One of the Most Important Works You’ve Never Read

a-system-of-christian-theologyJohann Heinrich Alsted wrote: “The article of justification is said to be the article by which the church stands or falls.”  The Reformers sought to recover this vital doctrine, which is at the very heart of the gospel. Brave men such as John Wycliffe, Martin Luther, John Calvin, Heinrich Bullinger, Theodore Beza, John Knox, and many others gave their lives—often literally—to recover this quintessential doctrine of grace.

But the Reformation recovery of these great truths was immediately threatened by two very different, but equally militant, movements—the Counter-Reformation and the Radical Reformation. The Reformers wrote a great body of literature to guide the church through the time’s treacherous waters, but one generation after the Reformation, there remained little in the way of a comprehensive, rigorously systematized synthesis of Reformed theology to preserve the Reformers’ legacy.

Christian ethics, the needs of the church, and more

In the midst of this battle for truth, the gifted scholar Amandus Polanus provided the Reformed churches with one of the earliest and most extensive Reformed systematic theologies: the Syntagma. This monumental achievement synthesizes the body of Reformed theology into a coherent and rigorous system. Not only does it preserve and defend the Reformers’ original theology; it also presents it in a precise, nuanced way. The Syntagma covers all the topics addressed in standard theologies, and addresses the church’s practical needs with an extensive treatment of Christian ethics.

Polanus’ importance as a preserver of the Reformed tradition and a shaper of its development is undeniable. As a student, he was trained at Basel by Calvin’s successor, Theodore Beza. He later became an influential professor at Basel, where he instructed important figures such as Johannes Wollebius and others who would become the next generation of Reformed theologians and ministers. Polanus’ work served as one of the primary sources that would go on to influence the enduring Reformed confessions, such as the Canons of Dort and the Westminster Standards.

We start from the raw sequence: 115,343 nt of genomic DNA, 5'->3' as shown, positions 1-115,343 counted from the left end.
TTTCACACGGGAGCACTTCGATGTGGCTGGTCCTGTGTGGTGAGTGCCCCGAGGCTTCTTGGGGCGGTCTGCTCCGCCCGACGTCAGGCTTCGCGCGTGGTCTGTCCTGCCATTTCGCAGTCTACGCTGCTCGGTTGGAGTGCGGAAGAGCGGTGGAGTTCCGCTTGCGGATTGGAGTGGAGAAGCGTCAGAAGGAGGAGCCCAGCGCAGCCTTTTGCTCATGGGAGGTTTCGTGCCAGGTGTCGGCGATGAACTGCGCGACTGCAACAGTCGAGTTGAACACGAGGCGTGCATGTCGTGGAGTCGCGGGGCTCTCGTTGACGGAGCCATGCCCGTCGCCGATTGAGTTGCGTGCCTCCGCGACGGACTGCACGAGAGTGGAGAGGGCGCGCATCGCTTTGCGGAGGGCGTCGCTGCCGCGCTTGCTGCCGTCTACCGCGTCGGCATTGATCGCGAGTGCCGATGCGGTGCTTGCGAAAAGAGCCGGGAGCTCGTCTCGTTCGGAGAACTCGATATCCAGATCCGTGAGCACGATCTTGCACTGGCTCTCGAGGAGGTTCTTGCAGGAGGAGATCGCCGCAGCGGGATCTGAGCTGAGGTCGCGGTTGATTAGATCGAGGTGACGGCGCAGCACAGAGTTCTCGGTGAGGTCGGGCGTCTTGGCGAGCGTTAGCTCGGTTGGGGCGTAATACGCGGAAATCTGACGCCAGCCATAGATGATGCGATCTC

Pre-order before the price goes up!

Lexham Press wants to produce the first-ever English translation of Polanus’ Syntagma, previously available only in rare Latin editions—but we need your help. The more pre-orders we get for this classic, the more quickly we can get it to you. Pre-order your copy of Polanus’ A System of Christian Theology today, and join Polanus in preserving the legacy of the Reformation.

Don’t wait—pre-order your copy before March 7, when the price goes up!

Comments

  1. So excited for this!

  2. The comments above are interesting, but the "radical reformers" that I know of (the Anabaptists aside from the Muensterites) were not "equally militant." They refused to revile. They followed Christ's teachings from His Sermon on the Mount, turning the other cheek, and as men and women (and yes, even children! – read The Martyrs' Mirror), they yielded up their lives for the truth of the Gospel, in spite of the persecution of both the Catholic and Protestant churches. Just a thought…
    Otherwise… thanks so much for the rich collections of literature that have been coming forth that deal with church history and theological thought from times past! Keep up the great work!

  3. I have to agree that the second paragraph of this article is inflammatory and poor historical scholarship. There's a lot to be learnt from Reformed theology and history and I am really enjoying reading some of the neo-reformers as well, but statements like that paragraph put people off.

  4. Certainly much of the Reformer's thoughts and doctrines are under attack by N. T. Wright. Be sure and read his "Paul and the Faithfulness of God."

  5. "Militant" as a description of the Radical Reformation here doesn't refer to physical violence. It is just saying that the teaching of the Anabaptist opposed Reformed orthodoxy from the opposite side that Romanism did.

  6. Thanks for the comment John. Please look at the response above. "Militant" was not meant to be derogatory, but simply to describe the opposition between views. The Reformers were equally militant in defending the Reformed tradition.

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